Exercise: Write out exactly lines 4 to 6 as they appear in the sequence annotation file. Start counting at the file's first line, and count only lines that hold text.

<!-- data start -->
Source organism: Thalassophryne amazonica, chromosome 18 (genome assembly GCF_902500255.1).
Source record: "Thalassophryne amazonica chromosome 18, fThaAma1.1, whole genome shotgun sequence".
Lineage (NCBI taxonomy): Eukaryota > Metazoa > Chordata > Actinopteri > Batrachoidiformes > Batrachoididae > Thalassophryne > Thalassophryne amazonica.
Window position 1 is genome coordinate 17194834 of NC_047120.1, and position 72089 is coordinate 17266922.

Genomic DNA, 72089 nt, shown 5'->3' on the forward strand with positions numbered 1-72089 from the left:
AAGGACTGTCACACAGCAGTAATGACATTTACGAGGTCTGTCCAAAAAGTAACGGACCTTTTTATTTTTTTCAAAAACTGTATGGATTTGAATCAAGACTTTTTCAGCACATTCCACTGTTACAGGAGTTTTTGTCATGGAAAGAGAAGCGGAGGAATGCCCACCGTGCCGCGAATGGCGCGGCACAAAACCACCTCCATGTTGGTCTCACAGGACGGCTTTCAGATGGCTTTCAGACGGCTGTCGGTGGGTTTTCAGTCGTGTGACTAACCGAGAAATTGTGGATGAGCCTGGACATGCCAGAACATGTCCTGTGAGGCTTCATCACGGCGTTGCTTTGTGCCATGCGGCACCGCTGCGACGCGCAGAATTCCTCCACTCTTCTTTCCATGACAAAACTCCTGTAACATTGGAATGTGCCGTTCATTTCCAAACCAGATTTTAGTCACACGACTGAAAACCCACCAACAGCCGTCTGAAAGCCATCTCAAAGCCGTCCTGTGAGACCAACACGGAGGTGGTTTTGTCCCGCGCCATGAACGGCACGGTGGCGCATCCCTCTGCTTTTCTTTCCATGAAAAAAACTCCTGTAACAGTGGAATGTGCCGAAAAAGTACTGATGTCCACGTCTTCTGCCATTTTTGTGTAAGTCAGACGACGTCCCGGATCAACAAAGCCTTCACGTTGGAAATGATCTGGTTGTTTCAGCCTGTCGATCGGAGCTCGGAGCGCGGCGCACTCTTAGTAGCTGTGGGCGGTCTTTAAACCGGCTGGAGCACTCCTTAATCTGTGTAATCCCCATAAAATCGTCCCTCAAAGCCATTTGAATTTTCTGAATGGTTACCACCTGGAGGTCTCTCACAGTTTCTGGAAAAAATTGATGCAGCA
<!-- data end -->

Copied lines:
Window position 1 is genome coordinate 17194834 of NC_047120.1, and position 72089 is coordinate 17266922.

Genomic DNA, 72089 nt, shown 5'->3' on the forward strand with positions numbered 1-72089 from the left:
AAGGACTGTCACACAGCAGTAATGACATTTACGAGGTCTGTCCAAAAAGTAACGGACCTTTTTATTTTTTTCAAAAACTGTATGGATTTGAATCAAGACTTTTTCAGCACATTCCACTGTTACAGGAGTTTTTGTCATGGAAAGAGAAGCGGAGGAATGCCCACCGTGCCGCGAATGGCGCGGCACAAAACCACCTCCATGTTGGTCTCACAGGACGGCTTTCAGATGGCTTTCAGACGGCTGTCGGTGGGTTTTCAGTCGTGTGACTAACCGAGAAATTGTGGATGAGCCTGGACATGCCAGAACATGTCCTGTGAGGCTTCATCACGGCGTTGCTTTGTGCCATGCGGCACCGCTGCGACGCGCAGAATTCCTCCACTCTTCTTTCCATGACAAAACTCCTGTAACATTGGAATGTGCCGTTCATTTCCAAACCAGATTTTAGTCACACGACTGAAAACCCACCAACAGCCGTCTGAAAGCCATCTCAAAGCCGTCCTGTGAGACCAACACGGAGGTGGTTTTGTCCCGCGCCATGAACGGCACGGTGGCGCATCCCTCTGCTTTTCTTTCCATGAAAAAAACTCCTGTAACAGTGGAATGTGCCGAAAAAGTACTGATGTCCACGTCTTCTGCCATTTTTGTGTAAGTCAGACGACGTCCCGGATCAACAAAGCCTTCACGTTGGAAATGATCTGGTTGTTTCAGCCTGTCGATCGGAGCTCGGAGCGCGGCGCACTCTTAGTAGCTGTGGGCGGTCTTTAAACCGGCTGGAGCACTCCTTAATCTGTGTAATCCCCATAAAATCGTCCCTCAAAGCCATTTGAATTTTCTGAATGGTTACCACCTGGAGGTCTCTCACAGTTTCTGGAAAAAATTGATGCAGCA